Federal Reserve Abandons ‘Transitory’ Label in the Backwash of New Inflation Readings
by Jason Vaurio, Senior Investment Research Analyst
“We tend to use [the word transitory] to mean that it won’t leave a permanent mark in the form of higher inflation. I think it’s probably a good time to retire that word and try to explain more clearly what we mean.”
-Fed Chairman, Jerome Powell, in a speech to Congress on Wednesday, November 30th.
Chairman Powell and many Fed officials have been using the word “transitory” to describe COVID-19-related inflation in the US economy since it began ticking upwards at the end of 2020. From the beginning of the COVID vaccine rollout in early 2021, we have seen inflation measures (CPI) repeatedly eclipse monthly estimates, recently posting a historic 30-year high number in October 2021 (+6.2% change from one year ago). With new data suggesting that higher inflation is no longer confined to a narrow group of goods and services, the prospect of sustained long-term inflation weighs on investors’ minds. Regardless of the bearing between today’s elevated price levels and longer-term inflation readings, when it comes to investing in an inflationary environment, a prepared portfolio is a resilient portfolio.
An Economy Awash With Demand
Many economists, both professional and armchair, forewarned the possibility of heightened inflation in the post-COVID vaccine economy. In the early stages of COVID, as factories and retail storefronts shuttered and millions of employees were laid off or furloughed, the Fed made it abundantly clear that it would do whatever was necessary to support capital markets. The Fed initiated its asset purchasing program in mid-March 2020, and has added approximately $120 billion of liquidity per month into the bond markets since that time. These liquidity injections, combined with near zero interest rates and financial support to households through direct stimulus payments and enhanced unemployment benefits, have driven money supply to unprecedented levels. Households comparatively spent less money, and when they did, opted for goods in lieu of services such as vacations, sporting events, concerts, etc. Direct cash infusions to households and reduced opportunities for services spending enabled consumers to pay down their debts at a rapid pace, resulting in some of the lowest household debt rates and highest savings rates in the past four decades. If the singular goal of the Fed and US government was to buoy consumer demand until the economy could reopen – mission accomplished.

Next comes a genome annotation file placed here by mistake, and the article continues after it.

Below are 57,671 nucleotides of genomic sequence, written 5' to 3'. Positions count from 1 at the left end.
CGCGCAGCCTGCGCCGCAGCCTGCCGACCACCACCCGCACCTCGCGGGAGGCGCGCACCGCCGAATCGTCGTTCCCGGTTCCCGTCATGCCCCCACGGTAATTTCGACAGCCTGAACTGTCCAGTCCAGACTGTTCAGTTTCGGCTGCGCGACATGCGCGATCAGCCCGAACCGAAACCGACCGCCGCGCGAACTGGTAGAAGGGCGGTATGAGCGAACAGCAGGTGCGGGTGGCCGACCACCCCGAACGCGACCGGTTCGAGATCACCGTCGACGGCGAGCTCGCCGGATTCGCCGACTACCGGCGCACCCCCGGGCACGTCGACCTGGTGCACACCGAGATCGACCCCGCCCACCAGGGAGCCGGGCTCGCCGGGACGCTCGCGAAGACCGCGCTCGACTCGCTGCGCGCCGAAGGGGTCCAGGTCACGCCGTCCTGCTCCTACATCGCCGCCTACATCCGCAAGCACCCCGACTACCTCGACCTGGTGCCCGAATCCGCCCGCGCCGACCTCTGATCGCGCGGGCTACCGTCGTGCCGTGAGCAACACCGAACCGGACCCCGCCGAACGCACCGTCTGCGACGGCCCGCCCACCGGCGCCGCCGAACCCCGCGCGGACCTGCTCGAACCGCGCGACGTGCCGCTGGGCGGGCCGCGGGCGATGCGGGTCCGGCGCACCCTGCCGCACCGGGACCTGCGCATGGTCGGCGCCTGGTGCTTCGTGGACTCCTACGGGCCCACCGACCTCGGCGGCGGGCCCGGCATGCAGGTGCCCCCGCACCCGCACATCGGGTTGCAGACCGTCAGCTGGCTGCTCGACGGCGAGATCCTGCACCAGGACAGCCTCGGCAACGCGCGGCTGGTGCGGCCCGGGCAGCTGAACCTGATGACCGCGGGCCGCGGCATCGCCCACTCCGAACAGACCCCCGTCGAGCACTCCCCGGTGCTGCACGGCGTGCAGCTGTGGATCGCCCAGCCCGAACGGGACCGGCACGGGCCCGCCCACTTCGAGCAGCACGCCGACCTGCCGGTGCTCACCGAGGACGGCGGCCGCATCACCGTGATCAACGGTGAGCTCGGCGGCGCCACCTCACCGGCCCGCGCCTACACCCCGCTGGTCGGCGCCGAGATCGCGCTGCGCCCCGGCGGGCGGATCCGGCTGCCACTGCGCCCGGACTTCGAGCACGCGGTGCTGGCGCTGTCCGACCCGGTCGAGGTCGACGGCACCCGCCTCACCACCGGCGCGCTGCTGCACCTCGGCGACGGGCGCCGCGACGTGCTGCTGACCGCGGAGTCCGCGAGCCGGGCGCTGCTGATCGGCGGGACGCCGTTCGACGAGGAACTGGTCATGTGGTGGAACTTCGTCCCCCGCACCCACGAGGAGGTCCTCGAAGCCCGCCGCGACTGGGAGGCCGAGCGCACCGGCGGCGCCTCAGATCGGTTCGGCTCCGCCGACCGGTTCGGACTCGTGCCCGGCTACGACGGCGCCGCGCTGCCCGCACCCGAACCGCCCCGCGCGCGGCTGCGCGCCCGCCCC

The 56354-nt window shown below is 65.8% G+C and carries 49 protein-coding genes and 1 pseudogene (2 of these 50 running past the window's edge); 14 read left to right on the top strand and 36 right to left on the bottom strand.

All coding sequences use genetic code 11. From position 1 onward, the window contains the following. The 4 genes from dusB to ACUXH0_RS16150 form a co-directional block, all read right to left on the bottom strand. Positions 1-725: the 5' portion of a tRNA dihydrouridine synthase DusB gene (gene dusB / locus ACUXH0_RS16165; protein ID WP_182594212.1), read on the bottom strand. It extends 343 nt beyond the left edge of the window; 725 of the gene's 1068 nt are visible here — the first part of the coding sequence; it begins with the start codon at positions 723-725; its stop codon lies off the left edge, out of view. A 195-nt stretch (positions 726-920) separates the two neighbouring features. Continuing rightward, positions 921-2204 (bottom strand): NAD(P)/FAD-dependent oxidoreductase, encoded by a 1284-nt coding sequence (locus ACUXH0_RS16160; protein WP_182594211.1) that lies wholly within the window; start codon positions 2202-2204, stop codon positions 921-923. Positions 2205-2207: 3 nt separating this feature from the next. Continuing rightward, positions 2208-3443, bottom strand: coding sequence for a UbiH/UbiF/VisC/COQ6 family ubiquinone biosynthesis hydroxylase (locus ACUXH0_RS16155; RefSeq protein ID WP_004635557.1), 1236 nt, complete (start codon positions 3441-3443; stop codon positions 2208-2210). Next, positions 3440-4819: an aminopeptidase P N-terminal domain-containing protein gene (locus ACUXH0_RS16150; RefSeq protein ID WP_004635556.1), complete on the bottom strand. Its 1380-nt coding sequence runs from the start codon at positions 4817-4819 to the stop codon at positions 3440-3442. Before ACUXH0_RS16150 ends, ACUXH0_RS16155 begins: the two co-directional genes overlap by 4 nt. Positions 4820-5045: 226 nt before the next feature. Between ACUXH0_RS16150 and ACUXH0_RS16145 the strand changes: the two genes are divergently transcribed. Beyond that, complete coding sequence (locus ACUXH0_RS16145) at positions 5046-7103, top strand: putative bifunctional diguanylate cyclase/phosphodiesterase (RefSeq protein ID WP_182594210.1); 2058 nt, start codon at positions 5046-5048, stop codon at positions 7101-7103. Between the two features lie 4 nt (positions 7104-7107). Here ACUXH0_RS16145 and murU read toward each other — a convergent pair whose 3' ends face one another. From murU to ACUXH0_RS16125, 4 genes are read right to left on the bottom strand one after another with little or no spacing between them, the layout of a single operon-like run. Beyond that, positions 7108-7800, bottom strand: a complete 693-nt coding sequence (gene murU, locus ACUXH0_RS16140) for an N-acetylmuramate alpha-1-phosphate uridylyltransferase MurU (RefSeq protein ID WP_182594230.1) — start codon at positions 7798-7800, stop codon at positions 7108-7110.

Rising Costs Sink Ship(ment)s
The other side of the inflation equation concerns supply, and if you’ve ordered anything off the internet in the past 20 months, you’ve probably found yourself annoyed by delayed shipments and higher prices. The shift in consumer demand from services to goods amid the global economic recovery has taxed an already lean running supply chain. Producers have been strained to keep up with increased demand, with many encountering roadblocks in their attempts to re-establish pre-COVID supply relationships. Making matters worse, prices of commodity inputs have skyrocketed in tandem with demand for end-products. Producers are now competing for the limited global supply of raw materials and intermediate manufactured inputs (ex: semiconductors) with firms around the world at all levels of the supply chain. Add rising labor costs into the mix and you have a perfect recipe for high short-term inflation readings.
A Reprieve on the Horizon?
The Fed was quick to slash the federal funds rate to near zero in the early days of the pandemic. Now that the economy has snapped back and inflation remains top of mind for central banking authorities, interest rate hikes remain the most effective arrow in the Fed’s quiver. The Fed is set to begin tapering its asset purchases in December, reducing buying by $15 billion per month through mid-2022 when it will cease buying bonds. Thus, setting the stage for interest rate hikes in the second half of 2022.
A commonly-held view among economic prognosticators is that as the economy nears a fully reopened level, demand for goods will shift back to services, stabilizing commodity prices and relieving some pressure on producers and the supply chain. The timing of the Fed’s actions and absence of new vaccine-resistant COVID variants will play a key role in cooling inflation over the next 12 months. Longer-term inflation will depend on how structural changes in the economy play out.